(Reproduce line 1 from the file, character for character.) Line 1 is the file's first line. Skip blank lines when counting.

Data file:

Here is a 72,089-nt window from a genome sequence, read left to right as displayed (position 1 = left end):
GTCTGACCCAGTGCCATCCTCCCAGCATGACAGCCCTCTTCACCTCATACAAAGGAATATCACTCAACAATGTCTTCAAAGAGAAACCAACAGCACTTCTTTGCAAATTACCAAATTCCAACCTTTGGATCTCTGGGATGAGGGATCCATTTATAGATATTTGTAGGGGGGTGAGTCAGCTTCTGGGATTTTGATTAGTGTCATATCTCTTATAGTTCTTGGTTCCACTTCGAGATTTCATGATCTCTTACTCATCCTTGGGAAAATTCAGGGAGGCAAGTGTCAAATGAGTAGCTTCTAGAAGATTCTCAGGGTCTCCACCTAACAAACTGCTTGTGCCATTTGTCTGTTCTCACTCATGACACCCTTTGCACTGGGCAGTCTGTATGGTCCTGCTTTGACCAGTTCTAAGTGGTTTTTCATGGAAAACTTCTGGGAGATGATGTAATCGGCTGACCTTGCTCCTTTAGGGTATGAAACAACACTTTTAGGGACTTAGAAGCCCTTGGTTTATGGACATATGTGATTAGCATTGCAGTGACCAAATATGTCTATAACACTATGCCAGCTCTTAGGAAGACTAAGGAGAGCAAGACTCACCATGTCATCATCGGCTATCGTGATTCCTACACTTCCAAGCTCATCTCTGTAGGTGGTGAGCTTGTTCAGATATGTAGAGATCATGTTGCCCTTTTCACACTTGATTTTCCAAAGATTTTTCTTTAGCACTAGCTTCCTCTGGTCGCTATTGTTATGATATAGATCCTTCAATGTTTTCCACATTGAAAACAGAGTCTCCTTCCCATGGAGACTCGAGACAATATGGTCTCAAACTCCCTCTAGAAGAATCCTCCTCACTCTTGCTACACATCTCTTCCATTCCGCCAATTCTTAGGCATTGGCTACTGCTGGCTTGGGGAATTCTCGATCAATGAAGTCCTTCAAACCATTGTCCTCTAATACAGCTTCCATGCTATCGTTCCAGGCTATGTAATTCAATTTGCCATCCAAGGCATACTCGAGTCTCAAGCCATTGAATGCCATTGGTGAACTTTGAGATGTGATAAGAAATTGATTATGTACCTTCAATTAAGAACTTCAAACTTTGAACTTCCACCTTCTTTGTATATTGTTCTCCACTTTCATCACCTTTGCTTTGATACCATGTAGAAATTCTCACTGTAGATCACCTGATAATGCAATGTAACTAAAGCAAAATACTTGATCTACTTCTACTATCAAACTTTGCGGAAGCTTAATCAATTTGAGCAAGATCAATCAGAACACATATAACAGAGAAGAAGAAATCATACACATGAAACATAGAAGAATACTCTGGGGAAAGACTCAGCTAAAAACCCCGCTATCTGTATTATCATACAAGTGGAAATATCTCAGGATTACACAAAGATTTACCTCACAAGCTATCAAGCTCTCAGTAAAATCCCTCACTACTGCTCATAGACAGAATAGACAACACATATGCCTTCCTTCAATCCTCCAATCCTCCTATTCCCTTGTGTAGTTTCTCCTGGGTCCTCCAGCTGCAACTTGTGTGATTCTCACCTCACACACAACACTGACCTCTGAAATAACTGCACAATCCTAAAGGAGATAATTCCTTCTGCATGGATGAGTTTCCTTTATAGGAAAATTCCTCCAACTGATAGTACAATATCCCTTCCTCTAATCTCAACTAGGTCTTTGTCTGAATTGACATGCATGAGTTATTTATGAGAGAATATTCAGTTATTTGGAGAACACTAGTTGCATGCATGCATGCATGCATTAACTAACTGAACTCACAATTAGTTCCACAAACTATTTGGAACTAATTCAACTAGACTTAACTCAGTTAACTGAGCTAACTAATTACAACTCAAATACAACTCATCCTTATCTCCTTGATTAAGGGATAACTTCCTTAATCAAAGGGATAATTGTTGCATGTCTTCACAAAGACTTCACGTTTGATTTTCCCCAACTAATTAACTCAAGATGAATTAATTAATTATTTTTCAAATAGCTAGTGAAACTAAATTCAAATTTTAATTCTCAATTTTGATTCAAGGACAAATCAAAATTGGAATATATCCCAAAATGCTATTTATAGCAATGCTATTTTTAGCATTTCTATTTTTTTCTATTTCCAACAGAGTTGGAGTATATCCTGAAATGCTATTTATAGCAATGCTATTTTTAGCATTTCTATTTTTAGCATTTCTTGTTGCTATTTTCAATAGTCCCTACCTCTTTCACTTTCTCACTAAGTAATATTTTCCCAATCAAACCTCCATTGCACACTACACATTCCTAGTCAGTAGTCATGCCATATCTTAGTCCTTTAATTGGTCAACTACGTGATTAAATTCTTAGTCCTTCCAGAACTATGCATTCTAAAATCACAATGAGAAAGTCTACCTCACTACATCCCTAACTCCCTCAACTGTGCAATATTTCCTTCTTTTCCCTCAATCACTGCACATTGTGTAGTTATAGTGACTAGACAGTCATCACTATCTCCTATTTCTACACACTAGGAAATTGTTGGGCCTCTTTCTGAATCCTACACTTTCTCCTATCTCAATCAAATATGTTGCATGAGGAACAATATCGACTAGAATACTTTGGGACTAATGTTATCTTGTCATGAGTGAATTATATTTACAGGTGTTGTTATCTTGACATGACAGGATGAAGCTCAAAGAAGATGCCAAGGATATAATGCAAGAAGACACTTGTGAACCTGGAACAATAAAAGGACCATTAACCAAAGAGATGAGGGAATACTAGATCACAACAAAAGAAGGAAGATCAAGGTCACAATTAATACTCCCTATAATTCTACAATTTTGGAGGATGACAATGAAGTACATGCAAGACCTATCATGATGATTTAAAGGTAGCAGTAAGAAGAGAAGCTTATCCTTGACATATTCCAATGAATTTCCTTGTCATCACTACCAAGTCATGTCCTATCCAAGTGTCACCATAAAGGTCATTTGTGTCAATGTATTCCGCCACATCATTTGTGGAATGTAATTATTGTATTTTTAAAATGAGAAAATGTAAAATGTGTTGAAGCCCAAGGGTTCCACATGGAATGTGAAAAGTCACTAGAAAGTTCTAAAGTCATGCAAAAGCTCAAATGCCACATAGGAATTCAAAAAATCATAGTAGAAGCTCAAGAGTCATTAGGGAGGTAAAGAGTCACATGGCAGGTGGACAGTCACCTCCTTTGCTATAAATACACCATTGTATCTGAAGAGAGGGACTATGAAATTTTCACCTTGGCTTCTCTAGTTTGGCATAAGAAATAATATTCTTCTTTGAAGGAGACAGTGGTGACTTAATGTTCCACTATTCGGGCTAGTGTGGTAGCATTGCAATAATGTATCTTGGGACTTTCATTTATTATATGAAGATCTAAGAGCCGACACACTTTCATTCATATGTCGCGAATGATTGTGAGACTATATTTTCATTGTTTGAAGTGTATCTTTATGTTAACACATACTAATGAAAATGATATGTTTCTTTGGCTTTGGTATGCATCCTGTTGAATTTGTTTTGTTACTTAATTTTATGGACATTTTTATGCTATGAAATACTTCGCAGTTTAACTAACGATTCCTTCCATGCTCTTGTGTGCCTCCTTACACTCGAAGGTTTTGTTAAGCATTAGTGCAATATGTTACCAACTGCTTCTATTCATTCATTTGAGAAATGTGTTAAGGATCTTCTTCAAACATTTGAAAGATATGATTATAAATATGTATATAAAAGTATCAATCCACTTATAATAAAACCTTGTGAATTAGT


Here is a 72,089-nt window from a genome sequence, read left to right as displayed (position 1 = left end):